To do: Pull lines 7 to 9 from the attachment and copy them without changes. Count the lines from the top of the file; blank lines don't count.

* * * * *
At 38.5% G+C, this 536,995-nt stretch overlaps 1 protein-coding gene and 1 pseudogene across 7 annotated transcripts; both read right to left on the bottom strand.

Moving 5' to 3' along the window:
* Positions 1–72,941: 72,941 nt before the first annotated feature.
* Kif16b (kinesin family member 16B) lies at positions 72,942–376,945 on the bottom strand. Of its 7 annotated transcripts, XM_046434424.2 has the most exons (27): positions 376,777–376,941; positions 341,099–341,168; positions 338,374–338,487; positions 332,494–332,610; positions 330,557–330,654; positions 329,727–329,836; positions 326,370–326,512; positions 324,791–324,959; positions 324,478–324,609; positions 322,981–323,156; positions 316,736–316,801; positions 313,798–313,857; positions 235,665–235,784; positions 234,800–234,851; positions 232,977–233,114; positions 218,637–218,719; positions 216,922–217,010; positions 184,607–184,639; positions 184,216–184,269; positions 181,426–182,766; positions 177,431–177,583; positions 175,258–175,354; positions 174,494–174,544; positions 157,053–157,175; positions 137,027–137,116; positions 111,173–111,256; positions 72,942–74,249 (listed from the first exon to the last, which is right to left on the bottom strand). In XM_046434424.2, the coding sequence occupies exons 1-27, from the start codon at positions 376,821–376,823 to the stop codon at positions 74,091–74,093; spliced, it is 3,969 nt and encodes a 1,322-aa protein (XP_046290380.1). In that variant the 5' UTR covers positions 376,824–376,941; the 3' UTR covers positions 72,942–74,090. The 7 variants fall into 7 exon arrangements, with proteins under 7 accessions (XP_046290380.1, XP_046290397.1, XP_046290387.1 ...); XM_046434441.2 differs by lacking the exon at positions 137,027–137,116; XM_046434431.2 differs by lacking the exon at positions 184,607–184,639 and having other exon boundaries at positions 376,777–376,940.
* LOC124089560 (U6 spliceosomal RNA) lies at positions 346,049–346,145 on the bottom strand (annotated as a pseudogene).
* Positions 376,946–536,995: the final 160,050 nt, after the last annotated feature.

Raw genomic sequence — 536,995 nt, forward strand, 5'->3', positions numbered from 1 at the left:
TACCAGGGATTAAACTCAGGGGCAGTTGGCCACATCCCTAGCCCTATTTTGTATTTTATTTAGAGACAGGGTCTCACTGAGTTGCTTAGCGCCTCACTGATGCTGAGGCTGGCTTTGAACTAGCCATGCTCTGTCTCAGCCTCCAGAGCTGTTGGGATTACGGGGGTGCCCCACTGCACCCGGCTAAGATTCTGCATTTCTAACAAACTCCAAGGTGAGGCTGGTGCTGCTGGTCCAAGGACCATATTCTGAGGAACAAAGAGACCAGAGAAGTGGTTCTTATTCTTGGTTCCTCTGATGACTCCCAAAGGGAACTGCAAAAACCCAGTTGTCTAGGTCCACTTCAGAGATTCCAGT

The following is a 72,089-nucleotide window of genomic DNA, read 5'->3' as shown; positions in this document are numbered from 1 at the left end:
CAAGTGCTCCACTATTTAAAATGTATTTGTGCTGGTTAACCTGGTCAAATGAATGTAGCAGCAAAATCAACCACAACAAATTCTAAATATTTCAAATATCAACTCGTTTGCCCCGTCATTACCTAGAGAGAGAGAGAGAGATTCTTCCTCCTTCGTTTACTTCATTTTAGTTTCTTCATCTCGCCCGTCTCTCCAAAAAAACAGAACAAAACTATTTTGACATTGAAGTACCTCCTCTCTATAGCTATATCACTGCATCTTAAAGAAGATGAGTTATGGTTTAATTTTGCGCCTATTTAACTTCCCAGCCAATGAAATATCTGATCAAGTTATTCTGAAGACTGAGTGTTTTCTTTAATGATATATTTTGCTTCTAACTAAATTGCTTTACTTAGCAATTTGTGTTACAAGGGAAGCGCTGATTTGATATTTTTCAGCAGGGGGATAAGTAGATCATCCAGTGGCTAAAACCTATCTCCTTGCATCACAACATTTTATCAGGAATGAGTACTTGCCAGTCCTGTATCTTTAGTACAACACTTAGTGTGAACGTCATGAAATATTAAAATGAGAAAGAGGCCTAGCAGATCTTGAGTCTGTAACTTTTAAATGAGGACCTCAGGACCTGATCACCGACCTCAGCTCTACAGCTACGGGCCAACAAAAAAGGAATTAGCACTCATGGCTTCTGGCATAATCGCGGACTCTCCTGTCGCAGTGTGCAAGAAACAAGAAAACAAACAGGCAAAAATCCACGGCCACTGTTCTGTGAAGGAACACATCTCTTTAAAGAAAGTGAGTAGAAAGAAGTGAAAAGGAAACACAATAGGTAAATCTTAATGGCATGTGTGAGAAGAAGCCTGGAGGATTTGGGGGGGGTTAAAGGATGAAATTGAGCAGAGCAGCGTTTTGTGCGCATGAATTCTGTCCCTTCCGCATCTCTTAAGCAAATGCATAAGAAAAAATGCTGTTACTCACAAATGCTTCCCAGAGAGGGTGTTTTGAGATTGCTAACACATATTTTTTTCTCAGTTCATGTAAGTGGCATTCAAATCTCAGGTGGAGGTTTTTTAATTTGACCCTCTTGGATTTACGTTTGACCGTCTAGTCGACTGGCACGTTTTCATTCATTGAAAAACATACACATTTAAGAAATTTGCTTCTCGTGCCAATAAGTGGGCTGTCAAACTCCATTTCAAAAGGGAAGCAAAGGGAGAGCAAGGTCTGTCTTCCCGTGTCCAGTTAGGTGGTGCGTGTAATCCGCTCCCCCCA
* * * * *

Raw genomic sequence — 536,995 nt, forward strand, 5'->3', positions numbered from 1 at the left:
TACCAGGGATTAAACTCAGGGGCAGTTGGCCACATCCCTAGCCCTATTTTGTATTTTATTTAGAGACAGGGTCTCACTGAGTTGCTTAGCGCCTCACTGATGCTGAGGCTGGCTTTGAACTAGCCATGCTCTGTCTCAGCCTCCAGAGCTGTTGGGATTACGGGGGTGCCCCACTGCACCCGGCTAAGATTCTGCATTTCTAACAAACTCCAAGGTGAGGCTGGTGCTGCTGGTCCAAGGACCATATTCTGAGGAACAAAGAGACCAGAGAAGTGGTTCTTATTCTTGGTTCCTCTGATGACTCCCAAAGGGAACTGCAAAAACCCAGTTGTCTAGGTCCACTTCAGAGATTCCAGT

The following is a 72,089-nucleotide window of genomic DNA, read 5'->3' as shown; positions in this document are numbered from 1 at the left end: